Why would God want to forgive me?
This piece will deal with our third question about forgiveness: Why would God want to forgive me? The short answer is that he doesn’t want anyone to die, the human race are his creations and he loves us. We know that we all die, don’t we, as morbid as it may sound to talk about it, it’s a fact of life. Ever since Adam and Eve in Genesis Chapter 3 gave into temptation and sinned, all the human race has died. God made it clear to Adam what the punishment would be if he should disobey the only rule that was laid down for him:
“And the LORD God commanded the man, saying, ‘You may surely eat of every tree of the garden, but of the tree of the knowledge of good and evil you shall not eat, for in the day that you eat of it you shall surely die.’”
From that day on Adam was slowly growing older and dying as we all do. We all know, don’t we, how easy it is to break the rules, even if we don’t mean to. The only man never to sin was the Lord Jesus Christ, who although he did die could not stay dead because he had done nothing to deserve it, so God raised him. What can be difficult for us to grasp is that all sin causes us to die, not just the sins that we consider to be really bad ones. To God all sin is rebellion against the laws that he has laid down and a corruption of what he designed and labelled as “very good” in Genesis. We’re told in Romans 6 verse 23 that “the wages of sin is death, but the free gift of God is eternal life in Christ Jesus our Lord.”
So far we’ve covered why we sin and what the outcome of that is. Now I want to look at why God wants to save us from that. The first place that we’ll go is Peter’s second epistle:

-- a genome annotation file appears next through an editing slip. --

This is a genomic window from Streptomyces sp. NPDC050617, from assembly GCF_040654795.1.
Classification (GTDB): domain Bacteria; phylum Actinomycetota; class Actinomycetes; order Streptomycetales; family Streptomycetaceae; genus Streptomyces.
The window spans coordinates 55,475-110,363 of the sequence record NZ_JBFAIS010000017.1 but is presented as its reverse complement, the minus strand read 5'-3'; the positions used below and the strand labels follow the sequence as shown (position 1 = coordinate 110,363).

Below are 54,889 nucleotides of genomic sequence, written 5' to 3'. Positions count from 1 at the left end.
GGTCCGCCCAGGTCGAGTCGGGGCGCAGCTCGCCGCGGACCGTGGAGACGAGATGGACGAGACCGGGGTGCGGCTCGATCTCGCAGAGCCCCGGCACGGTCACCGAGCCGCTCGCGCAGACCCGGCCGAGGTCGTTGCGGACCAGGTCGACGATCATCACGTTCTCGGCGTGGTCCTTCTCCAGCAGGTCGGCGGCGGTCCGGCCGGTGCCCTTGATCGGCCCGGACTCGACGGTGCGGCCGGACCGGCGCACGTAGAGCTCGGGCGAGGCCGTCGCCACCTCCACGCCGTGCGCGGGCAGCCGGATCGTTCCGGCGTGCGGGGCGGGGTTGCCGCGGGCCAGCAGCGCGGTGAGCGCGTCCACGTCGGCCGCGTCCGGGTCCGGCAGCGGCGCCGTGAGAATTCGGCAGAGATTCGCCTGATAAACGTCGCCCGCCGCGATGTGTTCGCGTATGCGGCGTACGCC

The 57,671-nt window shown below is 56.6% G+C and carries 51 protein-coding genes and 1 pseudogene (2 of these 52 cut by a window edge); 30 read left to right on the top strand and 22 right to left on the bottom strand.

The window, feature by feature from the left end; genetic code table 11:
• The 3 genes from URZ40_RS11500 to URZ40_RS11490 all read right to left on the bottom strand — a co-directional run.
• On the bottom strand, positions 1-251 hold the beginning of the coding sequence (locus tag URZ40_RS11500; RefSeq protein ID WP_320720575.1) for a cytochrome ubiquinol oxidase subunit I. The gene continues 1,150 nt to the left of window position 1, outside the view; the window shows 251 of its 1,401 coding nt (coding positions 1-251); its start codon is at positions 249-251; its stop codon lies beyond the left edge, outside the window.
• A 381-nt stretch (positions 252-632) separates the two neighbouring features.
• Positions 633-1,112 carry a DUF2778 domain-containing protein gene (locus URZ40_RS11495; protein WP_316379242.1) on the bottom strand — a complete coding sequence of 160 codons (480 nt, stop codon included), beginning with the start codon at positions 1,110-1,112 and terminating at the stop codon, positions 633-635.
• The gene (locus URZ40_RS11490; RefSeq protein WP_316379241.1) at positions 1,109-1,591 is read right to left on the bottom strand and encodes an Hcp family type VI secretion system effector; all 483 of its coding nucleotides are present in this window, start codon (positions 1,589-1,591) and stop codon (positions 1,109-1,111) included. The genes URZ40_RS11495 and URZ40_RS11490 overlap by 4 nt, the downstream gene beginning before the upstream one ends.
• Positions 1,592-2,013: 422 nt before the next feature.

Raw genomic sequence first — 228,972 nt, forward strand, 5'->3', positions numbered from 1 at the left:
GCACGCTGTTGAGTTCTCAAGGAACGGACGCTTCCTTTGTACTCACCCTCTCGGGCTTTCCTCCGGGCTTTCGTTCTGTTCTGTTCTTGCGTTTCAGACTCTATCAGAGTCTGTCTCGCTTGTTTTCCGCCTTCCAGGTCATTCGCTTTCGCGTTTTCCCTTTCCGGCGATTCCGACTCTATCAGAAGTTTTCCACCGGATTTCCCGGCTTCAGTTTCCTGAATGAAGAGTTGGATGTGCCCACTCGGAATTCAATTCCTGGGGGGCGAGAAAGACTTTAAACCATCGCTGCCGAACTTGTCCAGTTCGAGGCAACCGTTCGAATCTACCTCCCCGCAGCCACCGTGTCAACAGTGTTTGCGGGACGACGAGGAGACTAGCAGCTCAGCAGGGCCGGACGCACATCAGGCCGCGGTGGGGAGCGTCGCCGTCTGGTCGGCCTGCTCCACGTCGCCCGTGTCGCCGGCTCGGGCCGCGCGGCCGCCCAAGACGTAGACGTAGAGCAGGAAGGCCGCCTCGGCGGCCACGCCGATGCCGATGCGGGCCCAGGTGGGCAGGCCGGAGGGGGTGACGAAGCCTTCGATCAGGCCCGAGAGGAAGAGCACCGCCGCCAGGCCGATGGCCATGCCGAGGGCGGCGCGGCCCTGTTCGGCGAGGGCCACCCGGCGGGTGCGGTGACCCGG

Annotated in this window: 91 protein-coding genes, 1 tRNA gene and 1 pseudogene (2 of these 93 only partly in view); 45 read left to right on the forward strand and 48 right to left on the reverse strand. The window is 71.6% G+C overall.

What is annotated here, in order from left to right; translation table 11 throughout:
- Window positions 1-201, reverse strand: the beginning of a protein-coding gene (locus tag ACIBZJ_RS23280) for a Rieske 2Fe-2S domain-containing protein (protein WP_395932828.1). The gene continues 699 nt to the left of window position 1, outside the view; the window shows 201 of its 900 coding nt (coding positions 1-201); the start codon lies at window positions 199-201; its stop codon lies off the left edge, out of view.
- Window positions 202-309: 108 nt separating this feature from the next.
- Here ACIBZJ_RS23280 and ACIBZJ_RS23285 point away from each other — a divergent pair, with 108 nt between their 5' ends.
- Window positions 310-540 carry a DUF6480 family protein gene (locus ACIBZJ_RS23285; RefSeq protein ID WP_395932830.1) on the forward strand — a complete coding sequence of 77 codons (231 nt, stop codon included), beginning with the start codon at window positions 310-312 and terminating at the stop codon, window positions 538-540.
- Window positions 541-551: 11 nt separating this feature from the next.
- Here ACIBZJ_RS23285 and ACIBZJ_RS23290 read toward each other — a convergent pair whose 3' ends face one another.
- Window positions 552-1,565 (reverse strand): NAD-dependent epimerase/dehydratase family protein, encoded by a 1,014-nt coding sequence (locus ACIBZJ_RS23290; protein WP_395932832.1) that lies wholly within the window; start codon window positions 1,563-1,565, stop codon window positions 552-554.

“The Lord is not slow to fulfil his promise as some count slowness, but is patient toward you, not wishing that any should perish, but that all should reach repentance.”
2 Peter 3:9
So, you can see that God wants to save us because he does not want anyone to die, what he wants is for us to recognise what we have done wrong and to be sorry for it, once we recognise that we are in the wrong then he can begin to help us. It is the same principle as working with an addict, whatever the addiction; the first step is always admitting that there is a problem. We’ve seen then that He doesn’t want anyone to die, but why? Why would an all-powerful God care whether men and women live or die? Jesus said:
“For God so loved the world, that he gave his only Son, that whoever believes in him should not perish but have eternal life. For God did not send his Son into the world to condemn the world, but in order that the world might be saved through him.”
We can see then that God gives us this opportunity of being saved through forgiveness of our sins because of his love for us. Incidentally, we also have two more factors in our being saved here other than God’s love: there is his son the Lord Jesus Christ and our belief in him. The final element is baptism as found in Mark 16 verse 16. A wonderful illustration of God’s love towards us in relation to the forgiveness of our sins can be found in Psalm 103 which we have looked at in a previous article, this time however we will look some other verses:
“As a father shows compassion to his children, so the LORD shows compassion to those who fear him. For he knows our frame; he remembers that we are dust.”
If you have children then think about how you feel when they do something wrong; you don’t hate them, you don’t want to punish them, but they need to learn right from wrong. When they apologise, and you can see that they are sorry and really regret what they have done then you forgive them. It is exactly the same with God, when we show him that we are sorry then he is pleased to forgive us, elsewhere in that same psalm we are told that God does not hold on to his anger as we humans sometimes do, when he forgives us our sins are gone as far as he is concerned. As we have said previously however, we as human beings sometimes find it much harder to be so forgiving.